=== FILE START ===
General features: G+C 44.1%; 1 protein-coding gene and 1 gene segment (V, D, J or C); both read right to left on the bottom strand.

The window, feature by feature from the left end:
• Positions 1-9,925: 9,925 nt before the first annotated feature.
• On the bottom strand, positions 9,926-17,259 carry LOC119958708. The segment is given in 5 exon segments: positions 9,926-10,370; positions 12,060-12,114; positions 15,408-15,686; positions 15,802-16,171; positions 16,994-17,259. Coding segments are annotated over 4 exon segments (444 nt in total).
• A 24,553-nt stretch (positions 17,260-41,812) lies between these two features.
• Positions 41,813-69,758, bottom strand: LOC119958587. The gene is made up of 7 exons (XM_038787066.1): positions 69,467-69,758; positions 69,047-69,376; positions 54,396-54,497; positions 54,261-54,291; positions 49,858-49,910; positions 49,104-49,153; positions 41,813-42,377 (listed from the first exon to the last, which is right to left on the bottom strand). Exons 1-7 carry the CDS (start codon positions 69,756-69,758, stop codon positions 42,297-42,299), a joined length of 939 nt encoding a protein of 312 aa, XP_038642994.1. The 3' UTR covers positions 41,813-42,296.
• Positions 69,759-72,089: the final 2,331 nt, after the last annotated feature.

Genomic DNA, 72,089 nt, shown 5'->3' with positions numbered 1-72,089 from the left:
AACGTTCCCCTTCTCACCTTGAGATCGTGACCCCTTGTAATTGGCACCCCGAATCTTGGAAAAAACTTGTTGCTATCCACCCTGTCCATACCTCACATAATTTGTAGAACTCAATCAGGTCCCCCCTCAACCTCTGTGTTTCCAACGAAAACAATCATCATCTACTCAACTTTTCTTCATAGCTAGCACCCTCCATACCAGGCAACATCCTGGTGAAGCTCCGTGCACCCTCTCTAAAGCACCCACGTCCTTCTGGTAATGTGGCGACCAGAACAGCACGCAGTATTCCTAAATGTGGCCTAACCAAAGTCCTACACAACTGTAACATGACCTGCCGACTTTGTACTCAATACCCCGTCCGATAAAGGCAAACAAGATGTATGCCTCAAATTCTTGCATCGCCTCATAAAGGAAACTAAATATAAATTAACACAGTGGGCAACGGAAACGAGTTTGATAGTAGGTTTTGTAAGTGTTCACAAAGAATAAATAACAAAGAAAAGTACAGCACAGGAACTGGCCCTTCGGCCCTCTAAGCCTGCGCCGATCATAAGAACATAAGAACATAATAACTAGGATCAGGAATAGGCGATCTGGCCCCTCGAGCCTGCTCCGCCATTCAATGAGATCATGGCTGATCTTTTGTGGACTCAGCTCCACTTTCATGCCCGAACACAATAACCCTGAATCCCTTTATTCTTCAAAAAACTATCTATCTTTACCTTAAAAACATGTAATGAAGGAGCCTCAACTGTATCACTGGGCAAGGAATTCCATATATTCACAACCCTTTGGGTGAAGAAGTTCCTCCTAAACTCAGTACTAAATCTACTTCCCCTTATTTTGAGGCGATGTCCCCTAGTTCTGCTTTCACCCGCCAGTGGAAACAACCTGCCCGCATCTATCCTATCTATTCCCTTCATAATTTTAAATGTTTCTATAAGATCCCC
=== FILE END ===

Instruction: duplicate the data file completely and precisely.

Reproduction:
General features: G+C 44.1%; 1 protein-coding gene and 1 gene segment (V, D, J or C); both read right to left on the bottom strand.

The window, feature by feature from the left end:
• Positions 1-9,925: 9,925 nt before the first annotated feature.
• On the bottom strand, positions 9,926-17,259 carry LOC119958708. The segment is given in 5 exon segments: positions 9,926-10,370; positions 12,060-12,114; positions 15,408-15,686; positions 15,802-16,171; positions 16,994-17,259. Coding segments are annotated over 4 exon segments (444 nt in total).
• A 24,553-nt stretch (positions 17,260-41,812) lies between these two features.
• Positions 41,813-69,758, bottom strand: LOC119958587. The gene is made up of 7 exons (XM_038787066.1): positions 69,467-69,758; positions 69,047-69,376; positions 54,396-54,497; positions 54,261-54,291; positions 49,858-49,910; positions 49,104-49,153; positions 41,813-42,377 (listed from the first exon to the last, which is right to left on the bottom strand). Exons 1-7 carry the CDS (start codon positions 69,756-69,758, stop codon positions 42,297-42,299), a joined length of 939 nt encoding a protein of 312 aa, XP_038642994.1. The 3' UTR covers positions 41,813-42,296.
• Positions 69,759-72,089: the final 2,331 nt, after the last annotated feature.

Genomic DNA, 72,089 nt, shown 5'->3' with positions numbered 1-72,089 from the left:
AACGTTCCCCTTCTCACCTTGAGATCGTGACCCCTTGTAATTGGCACCCCGAATCTTGGAAAAAACTTGTTGCTATCCACCCTGTCCATACCTCACATAATTTGTAGAACTCAATCAGGTCCCCCCTCAACCTCTGTGTTTCCAACGAAAACAATCATCATCTACTCAACTTTTCTTCATAGCTAGCACCCTCCATACCAGGCAACATCCTGGTGAAGCTCCGTGCACCCTCTCTAAAGCACCCACGTCCTTCTGGTAATGTGGCGACCAGAACAGCACGCAGTATTCCTAAATGTGGCCTAACCAAAGTCCTACACAACTGTAACATGACCTGCCGACTTTGTACTCAATACCCCGTCCGATAAAGGCAAACAAGATGTATGCCTCAAATTCTTGCATCGCCTCATAAAGGAAACTAAATATAAATTAACACAGTGGGCAACGGAAACGAGTTTGATAGTAGGTTTTGTAAGTGTTCACAAAGAATAAATAACAAAGAAAAGTACAGCACAGGAACTGGCCCTTCGGCCCTCTAAGCCTGCGCCGATCATAAGAACATAAGAACATAATAACTAGGATCAGGAATAGGCGATCTGGCCCCTCGAGCCTGCTCCGCCATTCAATGAGATCATGGCTGATCTTTTGTGGACTCAGCTCCACTTTCATGCCCGAACACAATAACCCTGAATCCCTTTATTCTTCAAAAAACTATCTATCTTTACCTTAAAAACATGTAATGAAGGAGCCTCAACTGTATCACTGGGCAAGGAATTCCATATATTCACAACCCTTTGGGTGAAGAAGTTCCTCCTAAACTCAGTACTAAATCTACTTCCCCTTATTTTGAGGCGATGTCCCCTAGTTCTGCTTTCACCCGCCAGTGGAAACAACCTGCCCGCATCTATCCTATCTATTCCCTTCATAATTTTAAATGTTTCTATAAGATCCCC